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What is an instance pool (preview)? - Azure SQL Managed Instance

Applies to: Azure SQL Managed Instance

This article provides an overview of the instance pool deployment option for Azure SQL Managed Instance.

Instance pools make it possible to deploy multiple instances with shared resources, which provides a convenient and cost-effective infrastructure to migrate multiple databases from SQL Server instances without having to consolidate smaller and less compute-intensive workloads onto a larger SQL Managed Instance.

To get started, review Create an instance pool.


Instance pools for Azure SQL Managed Instance are currently in preview.


Instance pools in Azure SQL Managed Instance allow you to deploy multiple instances with shared resources onto a single underlying virtual machine within a virtual cluster.

Instance pools provide the following core benefits:

  • Ability to host 2-vCore instances, which are only available within instance pools
  • Predictable and fast instance deployment time (up to 5 minutes).
  • Cost-saving infrastructure when migrating multiple SQL Server instances.

The following diagram illustrates an instance pool with multiple managed instances deployed to a virtual cluster in a virtual network subnet:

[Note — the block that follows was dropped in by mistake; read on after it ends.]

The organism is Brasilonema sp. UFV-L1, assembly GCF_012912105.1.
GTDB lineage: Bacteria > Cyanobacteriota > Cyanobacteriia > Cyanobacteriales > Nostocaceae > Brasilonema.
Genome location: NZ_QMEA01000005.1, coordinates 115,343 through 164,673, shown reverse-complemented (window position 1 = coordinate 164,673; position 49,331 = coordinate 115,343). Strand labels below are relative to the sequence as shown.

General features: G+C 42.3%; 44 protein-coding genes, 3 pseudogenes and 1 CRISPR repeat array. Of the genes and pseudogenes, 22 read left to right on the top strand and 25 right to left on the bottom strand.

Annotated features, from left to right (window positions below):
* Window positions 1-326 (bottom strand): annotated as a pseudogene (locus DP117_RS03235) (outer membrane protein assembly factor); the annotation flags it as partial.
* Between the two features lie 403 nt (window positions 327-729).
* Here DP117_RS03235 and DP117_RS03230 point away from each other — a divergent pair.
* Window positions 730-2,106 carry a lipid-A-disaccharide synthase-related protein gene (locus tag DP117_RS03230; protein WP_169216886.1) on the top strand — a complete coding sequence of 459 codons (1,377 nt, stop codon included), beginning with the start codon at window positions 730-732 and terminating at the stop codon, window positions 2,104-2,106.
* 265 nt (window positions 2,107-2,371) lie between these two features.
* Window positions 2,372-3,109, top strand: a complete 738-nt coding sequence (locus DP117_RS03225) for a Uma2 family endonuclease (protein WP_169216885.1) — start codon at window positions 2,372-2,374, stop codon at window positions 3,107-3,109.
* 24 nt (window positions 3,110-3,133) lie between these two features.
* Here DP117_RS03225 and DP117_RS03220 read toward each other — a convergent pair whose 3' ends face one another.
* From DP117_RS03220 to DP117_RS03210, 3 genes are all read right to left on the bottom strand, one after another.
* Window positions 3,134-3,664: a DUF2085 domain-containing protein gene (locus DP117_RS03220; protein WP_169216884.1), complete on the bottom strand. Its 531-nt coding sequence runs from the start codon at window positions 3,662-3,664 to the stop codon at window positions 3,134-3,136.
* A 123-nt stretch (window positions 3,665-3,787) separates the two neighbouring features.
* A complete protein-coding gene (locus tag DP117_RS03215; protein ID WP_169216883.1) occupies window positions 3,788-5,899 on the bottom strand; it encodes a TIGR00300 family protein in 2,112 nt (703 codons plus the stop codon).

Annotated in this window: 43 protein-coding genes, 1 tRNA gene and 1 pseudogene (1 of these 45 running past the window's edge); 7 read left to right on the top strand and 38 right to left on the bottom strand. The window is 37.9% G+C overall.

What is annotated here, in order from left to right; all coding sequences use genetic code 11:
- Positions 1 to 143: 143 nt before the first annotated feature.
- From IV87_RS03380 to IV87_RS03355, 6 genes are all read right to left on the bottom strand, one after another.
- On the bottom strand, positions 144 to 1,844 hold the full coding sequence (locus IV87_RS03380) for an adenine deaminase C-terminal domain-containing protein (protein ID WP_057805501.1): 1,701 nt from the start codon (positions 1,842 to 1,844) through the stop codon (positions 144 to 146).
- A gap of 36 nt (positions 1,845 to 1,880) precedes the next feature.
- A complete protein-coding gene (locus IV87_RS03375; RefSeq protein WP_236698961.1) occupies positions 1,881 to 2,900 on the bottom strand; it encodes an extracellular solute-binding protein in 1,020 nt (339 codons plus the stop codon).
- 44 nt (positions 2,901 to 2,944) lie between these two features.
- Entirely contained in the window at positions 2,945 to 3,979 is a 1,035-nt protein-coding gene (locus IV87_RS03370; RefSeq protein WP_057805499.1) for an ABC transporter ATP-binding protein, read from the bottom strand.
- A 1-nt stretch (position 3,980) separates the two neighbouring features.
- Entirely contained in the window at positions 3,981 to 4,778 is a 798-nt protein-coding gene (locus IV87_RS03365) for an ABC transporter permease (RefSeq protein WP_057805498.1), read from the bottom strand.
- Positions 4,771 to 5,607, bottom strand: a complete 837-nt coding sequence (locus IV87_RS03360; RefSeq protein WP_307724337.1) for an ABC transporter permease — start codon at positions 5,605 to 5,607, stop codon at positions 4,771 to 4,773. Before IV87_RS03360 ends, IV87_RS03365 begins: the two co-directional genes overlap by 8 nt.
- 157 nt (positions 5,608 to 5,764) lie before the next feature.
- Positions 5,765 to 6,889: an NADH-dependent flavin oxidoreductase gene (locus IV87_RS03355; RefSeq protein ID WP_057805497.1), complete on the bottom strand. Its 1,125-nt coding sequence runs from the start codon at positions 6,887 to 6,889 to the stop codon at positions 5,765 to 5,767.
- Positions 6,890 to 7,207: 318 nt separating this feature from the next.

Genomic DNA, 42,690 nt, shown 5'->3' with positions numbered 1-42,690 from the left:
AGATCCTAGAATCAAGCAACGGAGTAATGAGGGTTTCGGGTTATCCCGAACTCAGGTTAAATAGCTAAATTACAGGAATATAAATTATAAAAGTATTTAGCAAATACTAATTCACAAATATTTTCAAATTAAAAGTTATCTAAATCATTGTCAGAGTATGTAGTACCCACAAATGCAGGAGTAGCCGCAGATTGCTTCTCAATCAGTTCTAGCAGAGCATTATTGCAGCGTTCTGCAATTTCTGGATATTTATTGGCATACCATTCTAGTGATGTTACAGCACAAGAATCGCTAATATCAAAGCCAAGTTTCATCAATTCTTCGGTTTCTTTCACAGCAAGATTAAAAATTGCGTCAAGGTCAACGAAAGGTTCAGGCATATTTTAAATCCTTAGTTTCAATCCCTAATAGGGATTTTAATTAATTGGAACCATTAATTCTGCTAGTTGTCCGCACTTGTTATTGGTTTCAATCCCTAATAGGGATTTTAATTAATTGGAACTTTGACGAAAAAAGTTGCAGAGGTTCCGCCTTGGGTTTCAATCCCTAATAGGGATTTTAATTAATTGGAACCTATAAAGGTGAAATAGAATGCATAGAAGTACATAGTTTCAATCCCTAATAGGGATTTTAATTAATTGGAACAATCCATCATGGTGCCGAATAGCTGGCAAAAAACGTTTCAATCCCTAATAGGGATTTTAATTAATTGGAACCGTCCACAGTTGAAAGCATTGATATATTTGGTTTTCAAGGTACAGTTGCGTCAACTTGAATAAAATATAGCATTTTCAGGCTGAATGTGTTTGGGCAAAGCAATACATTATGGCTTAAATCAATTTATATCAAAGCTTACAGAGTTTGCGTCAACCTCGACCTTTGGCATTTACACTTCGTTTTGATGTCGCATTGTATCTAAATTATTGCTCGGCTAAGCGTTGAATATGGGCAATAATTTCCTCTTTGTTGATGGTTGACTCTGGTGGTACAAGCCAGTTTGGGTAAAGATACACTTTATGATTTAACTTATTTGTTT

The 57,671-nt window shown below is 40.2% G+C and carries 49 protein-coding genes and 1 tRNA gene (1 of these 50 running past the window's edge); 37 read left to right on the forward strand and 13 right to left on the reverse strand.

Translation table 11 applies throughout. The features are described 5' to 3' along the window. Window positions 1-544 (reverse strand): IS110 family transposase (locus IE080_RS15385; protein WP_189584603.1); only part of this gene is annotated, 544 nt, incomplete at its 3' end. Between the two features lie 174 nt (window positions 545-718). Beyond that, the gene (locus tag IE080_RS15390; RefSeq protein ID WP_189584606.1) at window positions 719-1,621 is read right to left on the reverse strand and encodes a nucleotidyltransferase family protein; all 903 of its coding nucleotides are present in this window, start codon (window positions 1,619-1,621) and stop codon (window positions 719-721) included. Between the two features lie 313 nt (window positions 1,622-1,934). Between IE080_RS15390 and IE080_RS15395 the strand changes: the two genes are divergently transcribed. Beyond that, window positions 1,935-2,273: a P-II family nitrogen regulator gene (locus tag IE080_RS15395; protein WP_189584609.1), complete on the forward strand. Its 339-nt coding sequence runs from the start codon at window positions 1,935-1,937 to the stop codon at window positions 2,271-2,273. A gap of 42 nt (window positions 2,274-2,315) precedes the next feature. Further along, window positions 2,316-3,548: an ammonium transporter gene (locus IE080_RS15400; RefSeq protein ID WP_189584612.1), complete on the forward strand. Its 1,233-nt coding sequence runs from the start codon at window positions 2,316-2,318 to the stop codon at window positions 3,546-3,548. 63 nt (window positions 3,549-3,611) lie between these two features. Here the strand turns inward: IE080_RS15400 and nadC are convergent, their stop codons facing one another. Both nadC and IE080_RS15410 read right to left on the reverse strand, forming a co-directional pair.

Diagram of instance pool with multiple instances in a single pool.

What's new?

The 2024 preview refresh of instance pools brings the following new capabilities:

  • Pool configuration (such as compute size, license, properties) can be updated by using PowerShell or the Azure CLI.
  • Premium-series hardware is now supported.
  • You can move an instance in and out of the pool by using PowerShell or the Azure CLI.


Instance pools have a similar architecture to single managed instances. To support deployments within Azure virtual networks and provide isolation and security for customers, instance pools also rely on virtual clusters. Virtual clusters represent a dedicated set of isolated virtual machines deployed inside the customer's virtual network subnet. All single instances and instance pools belong to the same virtual cluster. Instances within a pool and single instances deployed to the same subnet don't share compute resources allocated to SQL Server processes and gateway components, which ensures performance predictability. After initial pool deployment, management operations on instances in a pool are faster as the virtual cluster has already been extended when the pool was provisioned.

The compute size of the virtual machine is based on the total number of vCores allocated to the pool, which are distributed between instances in the pool. This architecture allows partitioning of the virtual machine into multiple instances that can be any supported size, including 2 vCores (exclusive to instance pools). For example, when you deploy an 8-vCore instance pool you can deploy two 2-vCore and one 4-vCore instance. You can then migrate your SQL Server databases to the instances within the pool. And since instance pools support native virtual network integration, you can deploy multiple instance pools, as well as multiple single instances, to the same subnet.